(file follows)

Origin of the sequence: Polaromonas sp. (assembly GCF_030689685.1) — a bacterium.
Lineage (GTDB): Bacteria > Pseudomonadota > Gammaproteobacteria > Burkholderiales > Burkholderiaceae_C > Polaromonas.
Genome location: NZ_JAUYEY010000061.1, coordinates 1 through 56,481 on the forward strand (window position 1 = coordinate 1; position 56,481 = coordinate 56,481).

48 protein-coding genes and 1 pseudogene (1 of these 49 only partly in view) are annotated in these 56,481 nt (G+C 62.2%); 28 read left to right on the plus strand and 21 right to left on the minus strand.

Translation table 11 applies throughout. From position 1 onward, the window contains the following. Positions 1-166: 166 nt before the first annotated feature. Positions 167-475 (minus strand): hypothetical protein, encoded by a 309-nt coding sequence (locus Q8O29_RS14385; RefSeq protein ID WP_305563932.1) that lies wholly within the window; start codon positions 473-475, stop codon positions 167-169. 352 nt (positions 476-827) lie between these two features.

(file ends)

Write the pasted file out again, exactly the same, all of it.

Origin of the sequence: Polaromonas sp. (assembly GCF_030689685.1) — a bacterium.
Lineage (GTDB): Bacteria > Pseudomonadota > Gammaproteobacteria > Burkholderiales > Burkholderiaceae_C > Polaromonas.
Genome location: NZ_JAUYEY010000061.1, coordinates 1 through 56,481 on the forward strand (window position 1 = coordinate 1; position 56,481 = coordinate 56,481).

48 protein-coding genes and 1 pseudogene (1 of these 49 only partly in view) are annotated in these 56,481 nt (G+C 62.2%); 28 read left to right on the plus strand and 21 right to left on the minus strand.

Translation table 11 applies throughout. From position 1 onward, the window contains the following. Positions 1-166: 166 nt before the first annotated feature. Positions 167-475 (minus strand): hypothetical protein, encoded by a 309-nt coding sequence (locus Q8O29_RS14385; RefSeq protein ID WP_305563932.1) that lies wholly within the window; start codon positions 473-475, stop codon positions 167-169. 352 nt (positions 476-827) lie between these two features.